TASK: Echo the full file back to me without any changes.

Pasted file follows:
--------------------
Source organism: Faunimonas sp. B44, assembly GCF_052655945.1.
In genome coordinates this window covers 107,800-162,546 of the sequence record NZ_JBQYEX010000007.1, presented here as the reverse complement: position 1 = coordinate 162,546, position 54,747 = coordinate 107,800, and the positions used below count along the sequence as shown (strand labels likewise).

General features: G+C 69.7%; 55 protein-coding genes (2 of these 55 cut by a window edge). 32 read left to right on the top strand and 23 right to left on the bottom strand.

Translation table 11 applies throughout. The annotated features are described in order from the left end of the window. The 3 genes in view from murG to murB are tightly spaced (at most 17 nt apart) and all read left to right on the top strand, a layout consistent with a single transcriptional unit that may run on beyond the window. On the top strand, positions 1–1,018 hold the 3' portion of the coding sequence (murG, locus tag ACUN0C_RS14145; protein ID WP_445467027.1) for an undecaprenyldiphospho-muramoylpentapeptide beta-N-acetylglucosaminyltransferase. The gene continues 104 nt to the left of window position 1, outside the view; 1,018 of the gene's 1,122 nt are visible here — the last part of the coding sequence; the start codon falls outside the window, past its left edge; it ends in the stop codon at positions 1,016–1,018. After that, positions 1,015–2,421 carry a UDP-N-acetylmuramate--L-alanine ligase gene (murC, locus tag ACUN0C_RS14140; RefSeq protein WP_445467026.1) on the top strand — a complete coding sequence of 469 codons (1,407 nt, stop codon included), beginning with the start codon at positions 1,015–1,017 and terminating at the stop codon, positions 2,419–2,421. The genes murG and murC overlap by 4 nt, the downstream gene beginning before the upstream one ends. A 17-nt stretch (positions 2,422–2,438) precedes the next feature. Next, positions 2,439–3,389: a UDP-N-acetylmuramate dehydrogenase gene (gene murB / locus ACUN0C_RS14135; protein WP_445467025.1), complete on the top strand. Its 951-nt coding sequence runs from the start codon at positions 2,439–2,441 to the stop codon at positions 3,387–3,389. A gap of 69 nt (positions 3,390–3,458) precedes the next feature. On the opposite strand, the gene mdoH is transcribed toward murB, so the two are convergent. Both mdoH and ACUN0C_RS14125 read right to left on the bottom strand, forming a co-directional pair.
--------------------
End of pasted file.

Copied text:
Source organism: Faunimonas sp. B44, assembly GCF_052655945.1.
In genome coordinates this window covers 107,800-162,546 of the sequence record NZ_JBQYEX010000007.1, presented here as the reverse complement: position 1 = coordinate 162,546, position 54,747 = coordinate 107,800, and the positions used below count along the sequence as shown (strand labels likewise).

General features: G+C 69.7%; 55 protein-coding genes (2 of these 55 cut by a window edge). 32 read left to right on the top strand and 23 right to left on the bottom strand.

Translation table 11 applies throughout. The annotated features are described in order from the left end of the window. The 3 genes in view from murG to murB are tightly spaced (at most 17 nt apart) and all read left to right on the top strand, a layout consistent with a single transcriptional unit that may run on beyond the window. On the top strand, positions 1–1,018 hold the 3' portion of the coding sequence (murG, locus tag ACUN0C_RS14145; protein ID WP_445467027.1) for an undecaprenyldiphospho-muramoylpentapeptide beta-N-acetylglucosaminyltransferase. The gene continues 104 nt to the left of window position 1, outside the view; 1,018 of the gene's 1,122 nt are visible here — the last part of the coding sequence; the start codon falls outside the window, past its left edge; it ends in the stop codon at positions 1,016–1,018. After that, positions 1,015–2,421 carry a UDP-N-acetylmuramate--L-alanine ligase gene (murC, locus tag ACUN0C_RS14140; RefSeq protein WP_445467026.1) on the top strand — a complete coding sequence of 469 codons (1,407 nt, stop codon included), beginning with the start codon at positions 1,015–1,017 and terminating at the stop codon, positions 2,419–2,421. The genes murG and murC overlap by 4 nt, the downstream gene beginning before the upstream one ends. A 17-nt stretch (positions 2,422–2,438) precedes the next feature. Next, positions 2,439–3,389: a UDP-N-acetylmuramate dehydrogenase gene (gene murB / locus ACUN0C_RS14135; protein WP_445467025.1), complete on the top strand. Its 951-nt coding sequence runs from the start codon at positions 2,439–2,441 to the stop codon at positions 3,387–3,389. A gap of 69 nt (positions 3,390–3,458) precedes the next feature. On the opposite strand, the gene mdoH is transcribed toward murB, so the two are convergent. Both mdoH and ACUN0C_RS14125 read right to left on the bottom strand, forming a co-directional pair.